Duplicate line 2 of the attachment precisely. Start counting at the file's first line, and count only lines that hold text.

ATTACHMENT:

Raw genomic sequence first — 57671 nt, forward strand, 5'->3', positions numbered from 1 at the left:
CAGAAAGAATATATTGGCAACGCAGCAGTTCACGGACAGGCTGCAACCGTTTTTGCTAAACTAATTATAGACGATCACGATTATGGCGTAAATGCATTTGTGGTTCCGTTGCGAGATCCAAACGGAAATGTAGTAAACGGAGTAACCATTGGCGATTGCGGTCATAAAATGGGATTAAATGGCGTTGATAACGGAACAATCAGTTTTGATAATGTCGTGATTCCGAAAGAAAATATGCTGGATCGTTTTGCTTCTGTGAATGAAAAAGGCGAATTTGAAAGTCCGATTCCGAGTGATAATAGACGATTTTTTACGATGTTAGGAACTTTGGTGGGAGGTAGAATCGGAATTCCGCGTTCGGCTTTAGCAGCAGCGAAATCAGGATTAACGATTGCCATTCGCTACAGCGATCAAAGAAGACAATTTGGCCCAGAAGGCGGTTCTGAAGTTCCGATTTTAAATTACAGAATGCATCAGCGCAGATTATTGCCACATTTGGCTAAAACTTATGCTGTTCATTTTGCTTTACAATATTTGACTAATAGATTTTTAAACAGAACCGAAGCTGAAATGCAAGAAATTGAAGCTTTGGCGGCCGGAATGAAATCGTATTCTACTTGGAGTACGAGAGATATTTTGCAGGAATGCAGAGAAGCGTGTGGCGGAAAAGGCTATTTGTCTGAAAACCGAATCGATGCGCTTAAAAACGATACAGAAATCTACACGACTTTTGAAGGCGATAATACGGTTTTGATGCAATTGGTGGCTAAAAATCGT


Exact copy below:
CAGAAAGAATATATTGGCAACGCAGCAGTTCACGGACAGGCTGCAACCGTTTTTGCTAAACTAATTATAGACGATCACGATTATGGCGTAAATGCATTTGTGGTTCCGTTGCGAGATCCAAACGGAAATGTAGTAAACGGAGTAACCATTGGCGATTGCGGTCATAAAATGGGATTAAATGGCGTTGATAACGGAACAATCAGTTTTGATAATGTCGTGATTCCGAAAGAAAATATGCTGGATCGTTTTGCTTCTGTGAATGAAAAAGGCGAATTTGAAAGTCCGATTCCGAGTGATAATAGACGATTTTTTACGATGTTAGGAACTTTGGTGGGAGGTAGAATCGGAATTCCGCGTTCGGCTTTAGCAGCAGCGAAATCAGGATTAACGATTGCCATTCGCTACAGCGATCAAAGAAGACAATTTGGCCCAGAAGGCGGTTCTGAAGTTCCGATTTTAAATTACAGAATGCATCAGCGCAGATTATTGCCACATTTGGCTAAAACTTATGCTGTTCATTTTGCTTTACAATATTTGACTAATAGATTTTTAAACAGAACCGAAGCTGAAATGCAAGAAATTGAAGCTTTGGCGGCCGGAATGAAATCGTATTCTACTTGGAGTACGAGAGATATTTTGCAGGAATGCAGAGAAGCGTGTGGCGGAAAAGGCTATTTGTCTGAAAACCGAATCGATGCGCTTAAAAACGATACAGAAATCTACACGACTTTTGAAGGCGATAATACGGTTTTGATGCAATTGGTGGCTAAAAATCGT